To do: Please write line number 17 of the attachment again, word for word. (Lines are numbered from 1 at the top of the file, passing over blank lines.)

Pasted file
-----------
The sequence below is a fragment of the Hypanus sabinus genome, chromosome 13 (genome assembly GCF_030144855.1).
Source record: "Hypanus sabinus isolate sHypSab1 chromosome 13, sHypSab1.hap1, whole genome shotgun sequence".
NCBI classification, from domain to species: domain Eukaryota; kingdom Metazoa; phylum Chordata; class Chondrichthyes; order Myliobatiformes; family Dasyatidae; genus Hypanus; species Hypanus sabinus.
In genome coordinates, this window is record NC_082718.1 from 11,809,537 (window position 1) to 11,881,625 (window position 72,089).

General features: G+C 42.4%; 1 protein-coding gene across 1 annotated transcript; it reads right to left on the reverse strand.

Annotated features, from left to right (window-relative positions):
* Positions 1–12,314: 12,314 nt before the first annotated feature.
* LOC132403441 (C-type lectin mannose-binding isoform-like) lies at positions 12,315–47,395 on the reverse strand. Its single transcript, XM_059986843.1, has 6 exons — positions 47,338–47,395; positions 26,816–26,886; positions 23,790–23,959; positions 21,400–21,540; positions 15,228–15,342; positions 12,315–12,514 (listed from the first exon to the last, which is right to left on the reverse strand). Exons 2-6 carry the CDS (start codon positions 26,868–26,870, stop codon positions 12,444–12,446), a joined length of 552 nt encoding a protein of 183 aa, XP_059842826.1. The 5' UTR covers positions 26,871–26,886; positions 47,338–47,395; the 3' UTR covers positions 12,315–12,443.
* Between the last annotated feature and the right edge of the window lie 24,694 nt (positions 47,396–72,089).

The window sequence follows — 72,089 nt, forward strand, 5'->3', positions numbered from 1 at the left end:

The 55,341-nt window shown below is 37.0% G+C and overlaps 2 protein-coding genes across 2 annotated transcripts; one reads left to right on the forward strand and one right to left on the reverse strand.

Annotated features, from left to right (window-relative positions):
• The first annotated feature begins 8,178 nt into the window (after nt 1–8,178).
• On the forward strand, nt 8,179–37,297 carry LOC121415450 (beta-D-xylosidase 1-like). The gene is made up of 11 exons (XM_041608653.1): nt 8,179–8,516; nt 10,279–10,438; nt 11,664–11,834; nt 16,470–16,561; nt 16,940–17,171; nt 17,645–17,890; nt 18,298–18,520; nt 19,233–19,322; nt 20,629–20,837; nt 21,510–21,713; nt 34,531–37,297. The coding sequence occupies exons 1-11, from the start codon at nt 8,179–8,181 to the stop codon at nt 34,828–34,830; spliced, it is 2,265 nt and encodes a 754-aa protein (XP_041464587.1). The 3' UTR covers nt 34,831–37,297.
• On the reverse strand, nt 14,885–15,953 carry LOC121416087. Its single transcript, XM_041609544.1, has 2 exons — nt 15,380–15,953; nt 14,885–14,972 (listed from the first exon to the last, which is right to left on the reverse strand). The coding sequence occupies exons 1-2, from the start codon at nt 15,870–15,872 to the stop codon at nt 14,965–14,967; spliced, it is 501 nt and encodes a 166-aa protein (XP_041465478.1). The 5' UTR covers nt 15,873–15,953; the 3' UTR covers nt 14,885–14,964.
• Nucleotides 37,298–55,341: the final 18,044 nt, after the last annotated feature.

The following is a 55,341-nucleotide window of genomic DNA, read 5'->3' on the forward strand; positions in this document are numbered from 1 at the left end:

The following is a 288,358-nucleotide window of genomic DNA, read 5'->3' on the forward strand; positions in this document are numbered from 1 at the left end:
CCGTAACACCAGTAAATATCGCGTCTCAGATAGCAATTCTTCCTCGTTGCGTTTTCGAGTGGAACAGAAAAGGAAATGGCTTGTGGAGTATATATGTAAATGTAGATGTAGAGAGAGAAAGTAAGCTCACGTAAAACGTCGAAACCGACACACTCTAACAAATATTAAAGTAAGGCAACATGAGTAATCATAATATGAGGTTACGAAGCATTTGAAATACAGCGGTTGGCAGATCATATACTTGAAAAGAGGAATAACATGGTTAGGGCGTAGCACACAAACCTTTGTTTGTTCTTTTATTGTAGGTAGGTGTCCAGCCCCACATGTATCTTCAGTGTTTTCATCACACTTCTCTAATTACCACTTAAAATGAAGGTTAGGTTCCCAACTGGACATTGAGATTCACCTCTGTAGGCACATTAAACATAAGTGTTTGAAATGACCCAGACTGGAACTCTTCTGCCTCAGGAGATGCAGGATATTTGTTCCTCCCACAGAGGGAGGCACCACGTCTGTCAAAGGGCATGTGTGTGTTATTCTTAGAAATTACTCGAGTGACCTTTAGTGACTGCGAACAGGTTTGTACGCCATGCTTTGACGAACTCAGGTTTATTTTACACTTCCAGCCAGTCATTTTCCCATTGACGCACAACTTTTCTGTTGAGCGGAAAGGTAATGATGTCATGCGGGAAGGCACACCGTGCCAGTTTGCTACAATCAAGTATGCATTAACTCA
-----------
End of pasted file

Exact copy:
The following is a 55,341-nucleotide window of genomic DNA, read 5'->3' on the forward strand; positions in this document are numbered from 1 at the left end: